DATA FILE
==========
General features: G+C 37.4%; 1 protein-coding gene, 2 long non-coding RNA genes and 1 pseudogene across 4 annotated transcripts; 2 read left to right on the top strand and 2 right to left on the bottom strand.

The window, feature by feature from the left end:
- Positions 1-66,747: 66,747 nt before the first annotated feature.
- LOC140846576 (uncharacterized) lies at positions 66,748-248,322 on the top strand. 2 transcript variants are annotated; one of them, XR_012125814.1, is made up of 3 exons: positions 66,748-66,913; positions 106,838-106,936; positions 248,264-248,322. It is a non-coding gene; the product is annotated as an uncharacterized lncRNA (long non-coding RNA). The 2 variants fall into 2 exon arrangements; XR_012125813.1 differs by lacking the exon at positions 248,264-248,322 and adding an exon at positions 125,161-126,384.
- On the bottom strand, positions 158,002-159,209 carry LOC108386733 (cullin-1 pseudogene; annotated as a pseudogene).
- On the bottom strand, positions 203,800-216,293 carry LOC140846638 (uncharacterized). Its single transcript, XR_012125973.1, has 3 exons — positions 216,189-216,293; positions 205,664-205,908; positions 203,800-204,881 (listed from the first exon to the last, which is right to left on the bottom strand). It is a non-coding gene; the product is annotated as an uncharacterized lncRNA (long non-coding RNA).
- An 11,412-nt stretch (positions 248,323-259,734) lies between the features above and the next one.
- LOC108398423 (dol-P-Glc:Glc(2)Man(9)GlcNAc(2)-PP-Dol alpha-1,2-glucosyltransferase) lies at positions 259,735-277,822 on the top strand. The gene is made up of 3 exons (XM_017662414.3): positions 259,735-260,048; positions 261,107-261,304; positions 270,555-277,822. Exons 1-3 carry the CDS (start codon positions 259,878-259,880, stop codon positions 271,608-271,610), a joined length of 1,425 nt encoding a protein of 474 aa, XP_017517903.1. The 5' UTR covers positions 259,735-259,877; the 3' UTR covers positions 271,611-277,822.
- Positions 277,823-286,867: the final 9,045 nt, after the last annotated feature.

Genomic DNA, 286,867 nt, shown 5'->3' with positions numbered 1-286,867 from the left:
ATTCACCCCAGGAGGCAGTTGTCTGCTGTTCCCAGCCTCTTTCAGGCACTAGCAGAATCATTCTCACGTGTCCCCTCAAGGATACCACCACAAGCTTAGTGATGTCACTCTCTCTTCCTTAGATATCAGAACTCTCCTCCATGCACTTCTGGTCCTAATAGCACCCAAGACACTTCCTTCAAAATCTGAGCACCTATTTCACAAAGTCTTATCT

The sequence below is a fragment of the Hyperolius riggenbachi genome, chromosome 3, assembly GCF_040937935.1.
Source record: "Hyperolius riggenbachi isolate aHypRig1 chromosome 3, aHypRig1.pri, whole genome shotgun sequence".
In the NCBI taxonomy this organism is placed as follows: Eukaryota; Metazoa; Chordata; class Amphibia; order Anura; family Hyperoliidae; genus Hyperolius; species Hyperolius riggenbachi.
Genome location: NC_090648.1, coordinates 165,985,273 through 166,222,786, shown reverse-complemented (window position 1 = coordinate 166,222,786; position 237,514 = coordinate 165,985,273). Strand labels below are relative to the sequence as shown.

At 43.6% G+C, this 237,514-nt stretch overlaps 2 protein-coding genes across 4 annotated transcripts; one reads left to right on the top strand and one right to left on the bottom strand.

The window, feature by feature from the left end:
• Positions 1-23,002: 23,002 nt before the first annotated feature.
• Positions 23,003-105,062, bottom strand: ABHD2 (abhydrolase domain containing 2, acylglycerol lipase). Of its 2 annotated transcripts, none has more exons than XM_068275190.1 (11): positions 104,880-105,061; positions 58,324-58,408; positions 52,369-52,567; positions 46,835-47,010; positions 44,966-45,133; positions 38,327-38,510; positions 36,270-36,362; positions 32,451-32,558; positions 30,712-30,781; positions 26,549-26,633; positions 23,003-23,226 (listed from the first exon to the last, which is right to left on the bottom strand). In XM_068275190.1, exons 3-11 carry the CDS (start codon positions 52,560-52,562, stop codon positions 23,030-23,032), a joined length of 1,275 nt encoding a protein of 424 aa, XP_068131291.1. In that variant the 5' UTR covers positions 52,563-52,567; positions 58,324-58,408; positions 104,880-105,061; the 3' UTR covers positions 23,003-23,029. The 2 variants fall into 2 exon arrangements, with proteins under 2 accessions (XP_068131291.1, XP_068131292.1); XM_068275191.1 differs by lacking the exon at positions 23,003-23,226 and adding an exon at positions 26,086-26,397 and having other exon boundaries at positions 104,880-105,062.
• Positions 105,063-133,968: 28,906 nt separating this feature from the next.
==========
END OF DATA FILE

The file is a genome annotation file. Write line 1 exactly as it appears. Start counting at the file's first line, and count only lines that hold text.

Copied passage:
General features: G+C 37.4%; 1 protein-coding gene, 2 long non-coding RNA genes and 1 pseudogene across 4 annotated transcripts; 2 read left to right on the top strand and 2 right to left on the bottom strand.